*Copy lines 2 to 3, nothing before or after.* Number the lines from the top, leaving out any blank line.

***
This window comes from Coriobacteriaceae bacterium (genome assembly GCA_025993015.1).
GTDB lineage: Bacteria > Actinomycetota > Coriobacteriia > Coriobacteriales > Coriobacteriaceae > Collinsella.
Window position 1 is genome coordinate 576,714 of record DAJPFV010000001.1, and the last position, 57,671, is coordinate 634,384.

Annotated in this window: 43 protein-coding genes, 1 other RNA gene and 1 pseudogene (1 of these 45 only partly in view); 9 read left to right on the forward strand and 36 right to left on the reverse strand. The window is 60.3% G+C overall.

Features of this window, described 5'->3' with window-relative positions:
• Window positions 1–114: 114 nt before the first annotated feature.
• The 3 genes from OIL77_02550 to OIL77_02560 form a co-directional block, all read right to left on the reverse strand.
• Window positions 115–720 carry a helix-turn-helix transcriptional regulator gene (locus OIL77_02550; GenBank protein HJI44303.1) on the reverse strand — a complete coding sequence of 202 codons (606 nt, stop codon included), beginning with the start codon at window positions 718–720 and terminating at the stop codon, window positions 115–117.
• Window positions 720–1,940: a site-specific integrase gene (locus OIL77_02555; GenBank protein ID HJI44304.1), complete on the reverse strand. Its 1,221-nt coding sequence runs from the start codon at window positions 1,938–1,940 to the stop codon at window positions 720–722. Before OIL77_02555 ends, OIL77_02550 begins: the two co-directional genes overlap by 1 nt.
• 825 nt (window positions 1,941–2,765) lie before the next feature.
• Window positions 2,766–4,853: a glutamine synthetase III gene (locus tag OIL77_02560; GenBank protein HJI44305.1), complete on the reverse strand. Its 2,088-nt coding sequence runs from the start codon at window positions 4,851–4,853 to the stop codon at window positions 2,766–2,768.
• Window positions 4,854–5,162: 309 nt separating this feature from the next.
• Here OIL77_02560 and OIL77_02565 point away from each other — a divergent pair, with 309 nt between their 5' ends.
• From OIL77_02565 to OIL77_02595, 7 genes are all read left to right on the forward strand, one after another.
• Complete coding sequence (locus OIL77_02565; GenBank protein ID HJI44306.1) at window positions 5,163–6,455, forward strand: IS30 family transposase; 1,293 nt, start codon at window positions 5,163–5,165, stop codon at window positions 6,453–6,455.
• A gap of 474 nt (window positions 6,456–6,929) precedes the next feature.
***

GTDB lineage: Bacteria > Actinomycetota > Coriobacteriia > Coriobacteriales > Coriobacteriaceae > Collinsella.
Window position 1 is genome coordinate 576,714 of record DAJPFV010000001.1, and the last position, 57,671, is coordinate 634,384.